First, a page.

The international team of scientists headed by Dr. Nicole Tegtmeyer of the Chair of Microbiology at Friedrich-Alexander-Universität Erlangen-Nürnberg (FAU) investigated how bacteria destroy the stomach's protective layer. This protective layer is composed of densely packed epithelial cells that protect the stomach against the effects of gastric acid. The researchers have now discovered that H. pylori secretes an enzyme, a protease called HtrA, which it uses much like a weapon to penetrate this protective layer. HtrA cleaves the three proteins occludin, claudin-8 and E-cadherin, rupturing the layer of epithelial cells. As a result, the H. pylori bacteria can access deeper, normally pathogen-free tissue layers, and inflict further damage. This is the first step towards gastric cancer starting to develop.

This first phase, however, is followed by one that is even more dangerous, as the team discovered. Needle-like protrusions, termed type IV secretion systems, are activated and function as 'molecular syringes'. Using a receptor-dependent mechanism, these inject a bacterial toxin, the CagA protein, through the basolateral membrane of the host cells. The injected CagA subsequently reprograms host cells, making them potentially cancerous. Another effect of this protein is that it prevents the human immune system from recognising and eliminating the bacteria -- a crucial mechanism for the long-term survival of H. pylori in the human stomach.


Anne E. Robinson, Nathan E. Thomas, Emma A. Morrison, Bryan M. Balthazor, Katherine A. Henzler-Wildman. New free-exchange model of EmrE transport. Proceedings of the National Academy of Sciences, 2017; 201708671 DOI: 10.1073/pnas.1708671114

Posted by Dr. Tim Sandle

Tuesday 12 December 2017

Novel antibiotic resistance gene in milk

A new antibiotic resistance gene has been found in bacteria from dairy cows. This gene confers resistance to all beta-lactam antibiotics including the last generation of cephalosporins used against methicillin-resistant Staphylococcus aureus. A transfer to S. aureus which is likely according to the researchers would jeopardize the use of reserve antibiotics to treat human infections caused by multidrug-resistant bacteria in hospitals.

Macrococcus caseolyticus is a harmless bacterium naturally found on the skin of dairy cows which can spread to milk during the milking process. It can also be present in dairy products made from raw milk like e.g. cheese. Researchers of the Institute of Veterinary Bacteriology of the University of Bern have identified a new methicillin resistance gene in strains of M. caseolyticus isolated from milk. Transfer of the gene to Staphylococcus aureus, a bacterium found on the skin and mucosa of animals and humans, would have dramatic consequences for public health. This methicillin resistance gene would turn this bacteria into a hazardous methicillin-resistant S. aureus (MRSA), which is known to cause difficult-to-treat infections in hospitals. Acquired methicillin resistance in bacteria is associated with genes mecA, mecB, or mecC. However, none of these genes were present in the M. caseolyticus strains -- they carried the novel resistance gene mecD.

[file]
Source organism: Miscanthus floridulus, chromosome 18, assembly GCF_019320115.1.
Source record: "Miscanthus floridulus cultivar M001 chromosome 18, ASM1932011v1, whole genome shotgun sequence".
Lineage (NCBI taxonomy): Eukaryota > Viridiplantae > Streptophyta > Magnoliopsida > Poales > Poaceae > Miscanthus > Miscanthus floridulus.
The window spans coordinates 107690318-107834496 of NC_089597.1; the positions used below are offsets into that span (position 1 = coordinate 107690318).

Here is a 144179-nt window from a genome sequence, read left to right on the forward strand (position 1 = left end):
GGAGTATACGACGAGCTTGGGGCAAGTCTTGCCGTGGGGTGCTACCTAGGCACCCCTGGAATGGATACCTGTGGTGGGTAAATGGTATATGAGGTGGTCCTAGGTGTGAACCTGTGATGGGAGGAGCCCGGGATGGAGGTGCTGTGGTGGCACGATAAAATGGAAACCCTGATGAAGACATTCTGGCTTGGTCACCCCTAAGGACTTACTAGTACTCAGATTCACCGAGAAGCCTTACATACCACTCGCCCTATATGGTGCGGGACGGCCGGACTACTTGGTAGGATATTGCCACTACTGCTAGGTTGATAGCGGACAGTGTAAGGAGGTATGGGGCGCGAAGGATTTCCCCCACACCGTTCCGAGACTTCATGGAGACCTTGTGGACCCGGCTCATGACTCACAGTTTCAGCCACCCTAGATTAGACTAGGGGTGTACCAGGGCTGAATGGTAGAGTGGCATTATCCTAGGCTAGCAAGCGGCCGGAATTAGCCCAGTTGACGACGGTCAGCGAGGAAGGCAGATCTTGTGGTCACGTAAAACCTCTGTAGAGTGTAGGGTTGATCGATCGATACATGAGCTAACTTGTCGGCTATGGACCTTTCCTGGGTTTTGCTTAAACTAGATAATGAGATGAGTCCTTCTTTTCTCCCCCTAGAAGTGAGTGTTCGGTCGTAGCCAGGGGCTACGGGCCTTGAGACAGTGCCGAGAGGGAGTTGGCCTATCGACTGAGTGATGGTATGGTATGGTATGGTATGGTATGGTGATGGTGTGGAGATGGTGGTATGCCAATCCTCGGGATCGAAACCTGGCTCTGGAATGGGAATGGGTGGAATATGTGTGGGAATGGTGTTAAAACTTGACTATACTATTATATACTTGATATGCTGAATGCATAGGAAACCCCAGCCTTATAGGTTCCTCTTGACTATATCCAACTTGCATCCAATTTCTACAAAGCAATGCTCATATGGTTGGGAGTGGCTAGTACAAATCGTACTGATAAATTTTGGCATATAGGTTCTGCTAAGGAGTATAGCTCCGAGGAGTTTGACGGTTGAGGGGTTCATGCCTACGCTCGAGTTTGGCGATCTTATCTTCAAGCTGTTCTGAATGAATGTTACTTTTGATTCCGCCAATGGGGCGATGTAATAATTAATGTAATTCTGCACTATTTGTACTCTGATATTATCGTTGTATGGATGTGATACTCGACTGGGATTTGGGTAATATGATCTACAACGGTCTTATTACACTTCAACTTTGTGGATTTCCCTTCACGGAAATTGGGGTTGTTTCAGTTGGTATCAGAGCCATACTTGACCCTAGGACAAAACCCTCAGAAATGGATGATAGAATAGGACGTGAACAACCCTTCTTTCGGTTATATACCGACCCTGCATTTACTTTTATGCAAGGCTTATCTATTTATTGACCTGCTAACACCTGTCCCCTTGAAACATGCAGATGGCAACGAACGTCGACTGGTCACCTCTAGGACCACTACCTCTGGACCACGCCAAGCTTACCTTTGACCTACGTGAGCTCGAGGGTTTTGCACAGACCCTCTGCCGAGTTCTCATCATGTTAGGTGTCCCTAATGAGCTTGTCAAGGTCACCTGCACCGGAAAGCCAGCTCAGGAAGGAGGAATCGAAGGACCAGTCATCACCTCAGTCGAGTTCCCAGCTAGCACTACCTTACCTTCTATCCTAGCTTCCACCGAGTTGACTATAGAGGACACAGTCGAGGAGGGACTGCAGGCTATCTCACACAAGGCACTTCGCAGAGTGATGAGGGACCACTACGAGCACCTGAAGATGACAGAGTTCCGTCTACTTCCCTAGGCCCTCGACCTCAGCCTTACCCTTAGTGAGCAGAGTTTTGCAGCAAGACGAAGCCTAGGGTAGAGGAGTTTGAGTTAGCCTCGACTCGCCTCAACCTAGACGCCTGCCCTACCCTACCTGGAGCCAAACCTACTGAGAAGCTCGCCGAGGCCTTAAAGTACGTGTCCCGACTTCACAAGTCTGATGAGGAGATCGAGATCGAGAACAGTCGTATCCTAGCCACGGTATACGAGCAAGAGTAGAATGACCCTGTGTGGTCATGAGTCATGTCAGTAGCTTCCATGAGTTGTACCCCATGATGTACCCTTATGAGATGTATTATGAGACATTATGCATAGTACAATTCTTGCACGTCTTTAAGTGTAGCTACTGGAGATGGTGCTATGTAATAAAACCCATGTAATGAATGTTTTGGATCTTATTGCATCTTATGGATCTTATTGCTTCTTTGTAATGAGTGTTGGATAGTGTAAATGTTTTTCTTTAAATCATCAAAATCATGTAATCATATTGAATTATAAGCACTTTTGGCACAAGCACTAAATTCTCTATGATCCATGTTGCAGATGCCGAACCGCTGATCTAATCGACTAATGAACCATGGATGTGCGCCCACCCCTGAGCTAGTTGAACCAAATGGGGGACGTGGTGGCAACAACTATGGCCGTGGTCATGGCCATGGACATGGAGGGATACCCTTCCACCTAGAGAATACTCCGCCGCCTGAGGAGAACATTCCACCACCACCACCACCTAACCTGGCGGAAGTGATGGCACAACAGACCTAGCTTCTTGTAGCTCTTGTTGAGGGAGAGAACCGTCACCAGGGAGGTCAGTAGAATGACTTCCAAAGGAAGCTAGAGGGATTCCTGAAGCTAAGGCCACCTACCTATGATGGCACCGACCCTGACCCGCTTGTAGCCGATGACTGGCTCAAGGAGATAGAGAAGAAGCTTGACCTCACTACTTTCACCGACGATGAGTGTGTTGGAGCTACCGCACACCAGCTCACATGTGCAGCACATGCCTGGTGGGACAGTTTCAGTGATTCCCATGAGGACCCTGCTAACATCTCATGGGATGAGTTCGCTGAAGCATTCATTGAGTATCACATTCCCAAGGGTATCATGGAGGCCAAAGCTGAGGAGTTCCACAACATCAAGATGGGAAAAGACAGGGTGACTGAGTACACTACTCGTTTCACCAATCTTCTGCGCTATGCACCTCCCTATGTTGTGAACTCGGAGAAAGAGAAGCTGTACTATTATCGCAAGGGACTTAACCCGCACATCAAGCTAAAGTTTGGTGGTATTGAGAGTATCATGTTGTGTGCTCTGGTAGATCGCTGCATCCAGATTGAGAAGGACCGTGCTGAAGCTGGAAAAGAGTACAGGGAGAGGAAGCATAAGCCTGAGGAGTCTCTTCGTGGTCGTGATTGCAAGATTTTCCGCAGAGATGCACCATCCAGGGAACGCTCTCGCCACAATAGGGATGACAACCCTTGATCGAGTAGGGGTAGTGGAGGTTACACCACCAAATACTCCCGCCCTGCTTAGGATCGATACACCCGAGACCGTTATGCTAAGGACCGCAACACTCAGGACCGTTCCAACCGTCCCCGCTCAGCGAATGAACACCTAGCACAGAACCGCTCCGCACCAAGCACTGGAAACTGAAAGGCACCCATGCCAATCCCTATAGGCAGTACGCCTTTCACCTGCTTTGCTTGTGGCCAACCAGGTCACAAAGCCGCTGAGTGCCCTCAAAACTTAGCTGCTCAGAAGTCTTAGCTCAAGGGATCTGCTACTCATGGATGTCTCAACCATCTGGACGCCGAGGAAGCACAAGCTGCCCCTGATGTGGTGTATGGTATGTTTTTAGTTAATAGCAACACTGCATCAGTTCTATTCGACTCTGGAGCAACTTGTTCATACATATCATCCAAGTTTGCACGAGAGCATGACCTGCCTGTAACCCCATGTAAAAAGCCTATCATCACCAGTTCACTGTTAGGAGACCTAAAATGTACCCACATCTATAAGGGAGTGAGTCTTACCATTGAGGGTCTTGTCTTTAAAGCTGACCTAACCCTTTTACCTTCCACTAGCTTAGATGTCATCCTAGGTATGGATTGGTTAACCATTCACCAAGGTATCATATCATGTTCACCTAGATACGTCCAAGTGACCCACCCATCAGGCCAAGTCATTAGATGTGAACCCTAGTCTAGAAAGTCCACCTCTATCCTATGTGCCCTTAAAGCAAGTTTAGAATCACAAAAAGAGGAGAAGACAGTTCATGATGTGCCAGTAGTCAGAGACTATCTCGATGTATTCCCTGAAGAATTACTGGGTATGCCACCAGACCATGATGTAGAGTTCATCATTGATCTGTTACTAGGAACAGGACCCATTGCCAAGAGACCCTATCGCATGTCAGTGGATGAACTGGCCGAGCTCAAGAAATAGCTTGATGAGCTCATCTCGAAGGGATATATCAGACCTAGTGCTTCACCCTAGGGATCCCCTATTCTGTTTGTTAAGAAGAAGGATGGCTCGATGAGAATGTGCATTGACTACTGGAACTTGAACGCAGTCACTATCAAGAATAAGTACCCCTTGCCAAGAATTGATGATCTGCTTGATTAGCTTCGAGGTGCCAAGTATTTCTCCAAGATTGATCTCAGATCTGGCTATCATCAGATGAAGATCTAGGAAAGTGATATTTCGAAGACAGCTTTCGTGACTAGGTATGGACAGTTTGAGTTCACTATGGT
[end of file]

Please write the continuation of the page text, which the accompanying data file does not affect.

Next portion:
Sybille Schwendener, Kerstin Cotting, Vincent Perreten. Novel methicillin resistance gene mecD in clinical Macrococcus caseolyticus strains from bovine and canine sources. Scientific Reports, 2017; 7: 43797 DOI: 10.1038/srep43797

Posted by Dr. Tim Sandle

Friday 8 December 2017

Pharmig News #69

A new edition of Pharmig News has been issued, edition 69. In this issue:
  • Industry reflections by David Keen.
  • Part 2 of Pharmig’s industry review of culture media practices.
  • Review of MHRA deficiencies – trends and topics.
  • Regulatory round-up
  • New Pharmig courses
  • And more…
For a copy or further details, contact Pharmig (

The articles by Tim Sandle in the new edition are:

Sandle, T. (2017) Industry practices relating to culture media use: The Pharmig survey (part 2), Pharmig News, Issue 69, pp2-5

Sandle, T. and Leavy, C. (2017) A focus on regulatory trends: MHRA annual deficiency review, Pharmig News, Issue 69, pp2-5

Posted by Dr. Tim Sandle

Thursday 7 December 2017

5 Keys To Aseptic Processing Improvement & Efficiency

Today, life science products should also be affordable to patients and a reasonable business proposition for manufactures. These objectives can present challenges to manufacturers as they strive to gain production and process efficiencies.

Hal Baseman has written an interesting article for Pharmaceutical Online. Here is an extract:
  • Science- and risk-based approaches should be used to obtain information needed to make decisions related to the evaluation, design, qualification, operation, and monitoring of sterile product manufacturing processes.
  • Technology should be considered to mitigate or reduce the risk to product quality identified in sterile product manufacturing processes and operations.
  • Traditional testing and monitoring methods as control strategies should be challenged to ensure they are the best means for aseptic processes.
  • New products, therapies, and technologies will present challenges to traditional and existing methods for development, manufacture, validation, and testing of sterile products.
  • Global health authority technical and regulatory guidance and requirements should be harmonized with regard to technical language and definitions.
The article can be accessed here: Pharmaceutical Online

Posted by Dr. Tim Sandle

Wednesday 6 December 2017

Data-Driven Risk Management For Quality By Design

The main hope of ICH Q8-Q10 pertaining to operational excellence is to enable (bio)pharmaceutical companies to achieve product realization. The goal is to do so by establishing and maintaining a state of control and facilitating continual improvement while responding to pressures for efficiency and profitability improvements.

Peiyi Ko, Ph.D. and Peter Calcott, Ph.D. have written an interesting article on the subject for Pharmaceutical Online. Here is an extract:

“risk management is open to individual interpretations and at times has varied and been time-consuming and not-informative for prioritization, re-inventing risk assessments and leading to wasted resources and unsatisfactory outcomes. Therefore, it is proposed to use a quantitative approach with probabilistic calculations and monetized harm to account for occurrence and severity, respectively. Specifically, failure modes and effects analysis (FMEA) is a classic tool for summarizing the modes of failure, factors causing these failures, and the likely effects of theses failures to reduce process complexity for management. It generates a risk priority score for a failure mode by multiplying the ratings for severity, occurrence, and detection.”

To access the article, see Pharmaceutical Online.

Posted by Dr. Tim Sandle